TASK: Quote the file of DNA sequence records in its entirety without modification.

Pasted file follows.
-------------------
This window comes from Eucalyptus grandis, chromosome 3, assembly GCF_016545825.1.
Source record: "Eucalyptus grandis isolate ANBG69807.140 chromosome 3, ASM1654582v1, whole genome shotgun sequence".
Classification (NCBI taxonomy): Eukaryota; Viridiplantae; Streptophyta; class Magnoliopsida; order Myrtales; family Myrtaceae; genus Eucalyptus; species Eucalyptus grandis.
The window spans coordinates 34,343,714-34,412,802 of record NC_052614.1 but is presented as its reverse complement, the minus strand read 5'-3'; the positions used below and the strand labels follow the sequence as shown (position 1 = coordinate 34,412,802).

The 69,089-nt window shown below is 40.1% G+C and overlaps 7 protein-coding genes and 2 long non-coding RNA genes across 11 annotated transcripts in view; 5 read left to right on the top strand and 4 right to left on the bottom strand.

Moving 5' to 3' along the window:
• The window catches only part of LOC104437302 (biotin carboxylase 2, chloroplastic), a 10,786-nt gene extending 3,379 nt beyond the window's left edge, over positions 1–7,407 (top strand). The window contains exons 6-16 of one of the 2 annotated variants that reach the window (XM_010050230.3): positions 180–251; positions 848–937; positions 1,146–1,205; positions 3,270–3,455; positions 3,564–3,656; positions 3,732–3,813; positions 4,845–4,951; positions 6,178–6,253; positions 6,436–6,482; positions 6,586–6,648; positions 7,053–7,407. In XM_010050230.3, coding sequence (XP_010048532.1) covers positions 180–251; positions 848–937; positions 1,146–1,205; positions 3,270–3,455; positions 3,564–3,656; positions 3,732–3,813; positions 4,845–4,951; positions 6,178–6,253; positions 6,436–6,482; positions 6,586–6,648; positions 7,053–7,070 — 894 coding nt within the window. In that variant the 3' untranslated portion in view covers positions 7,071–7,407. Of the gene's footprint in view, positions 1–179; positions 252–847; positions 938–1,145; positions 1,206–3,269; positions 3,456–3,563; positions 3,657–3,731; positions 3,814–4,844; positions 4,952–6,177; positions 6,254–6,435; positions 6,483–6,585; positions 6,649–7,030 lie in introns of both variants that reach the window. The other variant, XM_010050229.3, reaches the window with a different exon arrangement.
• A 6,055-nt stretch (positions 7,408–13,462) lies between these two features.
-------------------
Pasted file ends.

This window comes from Eucalyptus grandis, chromosome 3, assembly GCF_016545825.1.
Source record: "Eucalyptus grandis isolate ANBG69807.140 chromosome 3, ASM1654582v1, whole genome shotgun sequence".
Classification (NCBI taxonomy): Eukaryota; Viridiplantae; Streptophyta; class Magnoliopsida; order Myrtales; family Myrtaceae; genus Eucalyptus; species Eucalyptus grandis.
The window spans coordinates 34,343,714-34,412,802 of record NC_052614.1 but is presented as its reverse complement, the minus strand read 5'-3'; the positions used below and the strand labels follow the sequence as shown (position 1 = coordinate 34,412,802).

The 69,089-nt window shown below is 40.1% G+C and overlaps 7 protein-coding genes and 2 long non-coding RNA genes across 11 annotated transcripts in view; 5 read left to right on the top strand and 4 right to left on the bottom strand.

Moving 5' to 3' along the window:
• The window catches only part of LOC104437302 (biotin carboxylase 2, chloroplastic), a 10,786-nt gene extending 3,379 nt beyond the window's left edge, over positions 1–7,407 (top strand). The window contains exons 6-16 of one of the 2 annotated variants that reach the window (XM_010050230.3): positions 180–251; positions 848–937; positions 1,146–1,205; positions 3,270–3,455; positions 3,564–3,656; positions 3,732–3,813; positions 4,845–4,951; positions 6,178–6,253; positions 6,436–6,482; positions 6,586–6,648; positions 7,053–7,407. In XM_010050230.3, coding sequence (XP_010048532.1) covers positions 180–251; positions 848–937; positions 1,146–1,205; positions 3,270–3,455; positions 3,564–3,656; positions 3,732–3,813; positions 4,845–4,951; positions 6,178–6,253; positions 6,436–6,482; positions 6,586–6,648; positions 7,053–7,070 — 894 coding nt within the window. In that variant the 3' untranslated portion in view covers positions 7,071–7,407. Of the gene's footprint in view, positions 1–179; positions 252–847; positions 938–1,145; positions 1,206–3,269; positions 3,456–3,563; positions 3,657–3,731; positions 3,814–4,844; positions 4,952–6,177; positions 6,254–6,435; positions 6,483–6,585; positions 6,649–7,030 lie in introns of both variants that reach the window. The other variant, XM_010050229.3, reaches the window with a different exon arrangement.
• A 6,055-nt stretch (positions 7,408–13,462) lies between these two features.